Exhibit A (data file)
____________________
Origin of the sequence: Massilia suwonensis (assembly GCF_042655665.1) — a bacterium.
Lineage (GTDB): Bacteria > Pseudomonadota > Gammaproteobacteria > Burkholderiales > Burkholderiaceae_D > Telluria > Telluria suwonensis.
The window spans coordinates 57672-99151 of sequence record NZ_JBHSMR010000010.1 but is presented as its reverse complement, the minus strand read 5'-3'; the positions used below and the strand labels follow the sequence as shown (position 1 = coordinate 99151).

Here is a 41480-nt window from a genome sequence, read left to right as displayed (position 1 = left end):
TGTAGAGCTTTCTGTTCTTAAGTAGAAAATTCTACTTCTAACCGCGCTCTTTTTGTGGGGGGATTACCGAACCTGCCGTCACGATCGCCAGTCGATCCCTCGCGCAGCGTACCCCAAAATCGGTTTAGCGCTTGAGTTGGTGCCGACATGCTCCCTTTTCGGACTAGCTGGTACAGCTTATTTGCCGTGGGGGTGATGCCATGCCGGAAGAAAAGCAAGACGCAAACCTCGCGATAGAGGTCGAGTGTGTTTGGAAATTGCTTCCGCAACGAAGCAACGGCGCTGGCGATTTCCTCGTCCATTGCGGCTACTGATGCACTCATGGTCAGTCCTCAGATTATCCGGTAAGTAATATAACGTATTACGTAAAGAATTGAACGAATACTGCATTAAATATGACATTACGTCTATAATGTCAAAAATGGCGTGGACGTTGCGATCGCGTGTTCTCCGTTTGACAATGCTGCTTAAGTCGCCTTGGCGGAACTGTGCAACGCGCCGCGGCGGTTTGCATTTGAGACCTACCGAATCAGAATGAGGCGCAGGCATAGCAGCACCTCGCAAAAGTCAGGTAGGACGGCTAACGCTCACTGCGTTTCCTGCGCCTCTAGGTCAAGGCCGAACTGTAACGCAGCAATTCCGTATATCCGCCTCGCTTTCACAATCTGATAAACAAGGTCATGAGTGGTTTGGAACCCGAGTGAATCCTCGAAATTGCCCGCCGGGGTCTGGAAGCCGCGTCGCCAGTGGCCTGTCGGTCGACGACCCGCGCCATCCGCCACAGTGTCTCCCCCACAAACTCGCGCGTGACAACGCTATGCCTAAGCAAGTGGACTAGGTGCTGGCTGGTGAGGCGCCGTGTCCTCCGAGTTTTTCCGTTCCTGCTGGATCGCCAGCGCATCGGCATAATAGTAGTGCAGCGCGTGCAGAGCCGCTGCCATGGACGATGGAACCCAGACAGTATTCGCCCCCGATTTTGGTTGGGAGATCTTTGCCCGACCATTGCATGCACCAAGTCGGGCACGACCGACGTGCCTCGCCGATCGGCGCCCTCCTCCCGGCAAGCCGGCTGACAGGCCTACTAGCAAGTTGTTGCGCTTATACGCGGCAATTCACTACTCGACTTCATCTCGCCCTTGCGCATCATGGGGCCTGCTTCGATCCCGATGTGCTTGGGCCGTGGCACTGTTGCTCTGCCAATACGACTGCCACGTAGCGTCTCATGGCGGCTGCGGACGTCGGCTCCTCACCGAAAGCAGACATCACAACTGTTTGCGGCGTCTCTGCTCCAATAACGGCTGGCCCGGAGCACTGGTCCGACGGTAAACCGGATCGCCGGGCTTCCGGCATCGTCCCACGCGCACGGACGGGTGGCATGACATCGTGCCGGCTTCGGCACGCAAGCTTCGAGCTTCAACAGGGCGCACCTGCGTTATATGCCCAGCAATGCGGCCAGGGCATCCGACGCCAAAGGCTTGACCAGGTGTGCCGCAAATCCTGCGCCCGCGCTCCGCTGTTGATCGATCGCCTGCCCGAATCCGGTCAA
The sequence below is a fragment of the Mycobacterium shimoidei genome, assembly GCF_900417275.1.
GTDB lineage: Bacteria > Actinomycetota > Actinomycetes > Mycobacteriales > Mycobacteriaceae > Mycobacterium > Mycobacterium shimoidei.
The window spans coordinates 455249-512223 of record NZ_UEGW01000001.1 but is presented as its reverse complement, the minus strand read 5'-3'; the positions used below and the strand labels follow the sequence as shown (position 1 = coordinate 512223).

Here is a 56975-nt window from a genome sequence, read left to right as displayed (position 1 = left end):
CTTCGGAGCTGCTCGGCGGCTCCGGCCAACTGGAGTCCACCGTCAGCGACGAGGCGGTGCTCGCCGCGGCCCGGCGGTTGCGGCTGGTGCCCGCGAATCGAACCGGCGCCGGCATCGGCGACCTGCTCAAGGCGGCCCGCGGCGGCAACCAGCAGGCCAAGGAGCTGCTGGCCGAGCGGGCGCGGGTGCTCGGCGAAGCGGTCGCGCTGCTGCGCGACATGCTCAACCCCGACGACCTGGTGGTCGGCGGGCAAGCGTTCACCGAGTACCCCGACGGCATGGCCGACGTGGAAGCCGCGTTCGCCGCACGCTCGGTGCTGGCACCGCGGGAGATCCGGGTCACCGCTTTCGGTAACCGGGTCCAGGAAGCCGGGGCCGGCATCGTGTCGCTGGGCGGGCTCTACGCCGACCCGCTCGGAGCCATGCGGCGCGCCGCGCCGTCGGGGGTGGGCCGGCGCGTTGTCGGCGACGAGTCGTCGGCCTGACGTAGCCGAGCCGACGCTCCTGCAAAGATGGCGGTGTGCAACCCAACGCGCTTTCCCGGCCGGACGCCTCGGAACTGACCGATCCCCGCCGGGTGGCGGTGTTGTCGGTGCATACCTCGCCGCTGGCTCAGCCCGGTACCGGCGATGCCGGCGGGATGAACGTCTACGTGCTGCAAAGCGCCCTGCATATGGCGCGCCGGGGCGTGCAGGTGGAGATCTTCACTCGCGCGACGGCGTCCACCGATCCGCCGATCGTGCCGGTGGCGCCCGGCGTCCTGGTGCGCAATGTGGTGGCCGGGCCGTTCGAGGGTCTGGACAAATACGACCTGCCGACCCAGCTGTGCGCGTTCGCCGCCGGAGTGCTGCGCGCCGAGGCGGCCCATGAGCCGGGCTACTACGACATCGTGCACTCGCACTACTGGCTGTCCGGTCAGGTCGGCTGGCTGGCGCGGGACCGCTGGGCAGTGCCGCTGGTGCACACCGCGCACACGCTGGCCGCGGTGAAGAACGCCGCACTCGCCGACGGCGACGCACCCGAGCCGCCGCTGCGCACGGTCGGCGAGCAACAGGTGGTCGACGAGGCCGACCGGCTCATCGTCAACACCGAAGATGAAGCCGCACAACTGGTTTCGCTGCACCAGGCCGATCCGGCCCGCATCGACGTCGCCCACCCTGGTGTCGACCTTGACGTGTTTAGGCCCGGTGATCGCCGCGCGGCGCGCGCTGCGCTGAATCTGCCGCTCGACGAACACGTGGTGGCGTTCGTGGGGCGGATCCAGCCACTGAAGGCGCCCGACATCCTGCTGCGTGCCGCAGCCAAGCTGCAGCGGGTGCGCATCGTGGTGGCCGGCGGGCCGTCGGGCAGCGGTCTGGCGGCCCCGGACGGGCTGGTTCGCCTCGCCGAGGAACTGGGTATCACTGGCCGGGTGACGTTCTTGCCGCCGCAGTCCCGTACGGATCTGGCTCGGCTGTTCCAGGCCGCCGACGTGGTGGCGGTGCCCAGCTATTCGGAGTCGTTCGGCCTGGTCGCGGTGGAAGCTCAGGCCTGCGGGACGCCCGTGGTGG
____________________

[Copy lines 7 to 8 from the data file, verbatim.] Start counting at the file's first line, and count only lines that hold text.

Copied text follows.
GTDB lineage: Bacteria > Actinomycetota > Actinomycetes > Mycobacteriales > Mycobacteriaceae > Mycobacterium > Mycobacterium shimoidei.
The window spans coordinates 455249-512223 of record NZ_UEGW01000001.1 but is presented as its reverse complement, the minus strand read 5'-3'; the positions used below and the strand labels follow the sequence as shown (position 1 = coordinate 512223).